"Yeah, we stalled for sure for whatever reason," noted George about last week's performance. "It's something that we looked at and I think we figured some stuff out this week and we have a good game plan against Air Force. We should be fine, but Air Force will definitely be a challenge and we'll have to be at our best."

The Falcons field one of the top pass defense units in the entire country, giving up a paltry 127.9 yards per game through the air this season. They'll field a lot of good, young talent in their secondary, where their starting cornerbacks have proven to be a big boost to the overall coverage.

"They're not doing a lot of things differently than what they've done in the past," observed George. "They're just executing at a higher level and that's the difference. They do a lot of similar things that our defense does with zone blitz, but they will run a lot more cover-two than we do with two deep safeties and they do mix it up some. The challenge will be recognizing what those coverages are and being consistent. If we're not, then they'll make you pay for it."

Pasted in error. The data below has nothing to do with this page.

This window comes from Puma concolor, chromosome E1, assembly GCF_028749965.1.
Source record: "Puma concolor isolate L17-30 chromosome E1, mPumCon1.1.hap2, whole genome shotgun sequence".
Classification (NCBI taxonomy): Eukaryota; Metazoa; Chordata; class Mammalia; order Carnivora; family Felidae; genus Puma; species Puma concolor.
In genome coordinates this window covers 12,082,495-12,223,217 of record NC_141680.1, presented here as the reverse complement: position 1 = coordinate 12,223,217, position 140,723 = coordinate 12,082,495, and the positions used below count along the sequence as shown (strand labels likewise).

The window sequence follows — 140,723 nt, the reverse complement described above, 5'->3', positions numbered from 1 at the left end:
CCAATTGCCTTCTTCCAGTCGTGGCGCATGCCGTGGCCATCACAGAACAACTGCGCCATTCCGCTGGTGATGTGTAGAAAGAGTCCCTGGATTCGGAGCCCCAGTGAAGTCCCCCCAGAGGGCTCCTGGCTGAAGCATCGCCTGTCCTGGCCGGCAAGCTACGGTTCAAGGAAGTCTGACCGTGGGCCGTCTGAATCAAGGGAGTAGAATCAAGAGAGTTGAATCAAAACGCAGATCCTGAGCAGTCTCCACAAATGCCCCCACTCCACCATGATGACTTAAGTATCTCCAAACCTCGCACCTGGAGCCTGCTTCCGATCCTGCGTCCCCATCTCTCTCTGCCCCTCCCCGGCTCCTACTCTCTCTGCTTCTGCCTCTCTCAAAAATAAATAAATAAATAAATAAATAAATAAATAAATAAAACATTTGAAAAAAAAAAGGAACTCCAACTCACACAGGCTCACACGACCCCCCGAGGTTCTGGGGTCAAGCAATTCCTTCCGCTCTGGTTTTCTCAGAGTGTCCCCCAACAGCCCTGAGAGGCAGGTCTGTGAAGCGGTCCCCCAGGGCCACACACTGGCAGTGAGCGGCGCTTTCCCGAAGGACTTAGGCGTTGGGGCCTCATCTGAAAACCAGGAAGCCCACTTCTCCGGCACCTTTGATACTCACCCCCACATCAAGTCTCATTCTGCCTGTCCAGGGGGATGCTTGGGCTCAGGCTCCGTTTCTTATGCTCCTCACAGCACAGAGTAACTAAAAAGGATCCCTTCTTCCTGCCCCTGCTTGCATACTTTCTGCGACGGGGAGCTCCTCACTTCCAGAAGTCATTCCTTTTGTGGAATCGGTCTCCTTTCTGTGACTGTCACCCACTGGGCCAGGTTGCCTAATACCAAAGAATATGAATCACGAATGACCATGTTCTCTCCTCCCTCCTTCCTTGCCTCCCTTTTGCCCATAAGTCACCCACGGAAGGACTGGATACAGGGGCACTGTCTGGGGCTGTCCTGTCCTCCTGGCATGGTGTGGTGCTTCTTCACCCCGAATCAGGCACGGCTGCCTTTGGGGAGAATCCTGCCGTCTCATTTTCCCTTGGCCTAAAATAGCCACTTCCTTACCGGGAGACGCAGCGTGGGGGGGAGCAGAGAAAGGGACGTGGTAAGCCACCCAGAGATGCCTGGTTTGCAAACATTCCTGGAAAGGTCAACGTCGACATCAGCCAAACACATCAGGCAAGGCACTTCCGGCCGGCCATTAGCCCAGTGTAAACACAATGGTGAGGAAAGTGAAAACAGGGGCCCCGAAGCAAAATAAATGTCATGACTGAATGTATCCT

Outlook

Look for Max Hall and company to rebound nicely after last week's subpar performance. There is too much experience and talent on offense to have a repeat performance of last week. While Air Force has been very effective in defending the pass, they've yet to face an offense with the passing arsenal that BYU presents.

Look for the Cougars to pass for well over 200 yards, even approaching 300 yards. Air Force has traditionally struggled to cover BYU's tight ends, so look for offensive coordinator Robert Anae to have a game plan to exploit this. Dennis Pitta should have one of his bigger outings of the season.

BYU run defense vs. Air Force

Quietly but consistently BYU has proven to be very good against the run this season, leading to a number-18 ranking nationally in defending the run. Since they laid an egg against Florida State in the run department, they've proven to be very stingy indeed.

"We just had a letdown against Florida State, but other than that we've been pretty good at defending the run," noted linebacker Matt Bauman. "Our guys are experienced and we mentally understand what we need to do better and can get where we need to more easily."

Air Force obviously knows how to the run the football and does it often with their triple-option attack. As always, the Cougars will be seeing a steady dose of the run whether it be from dive plays up the middle or quarterback options around the end.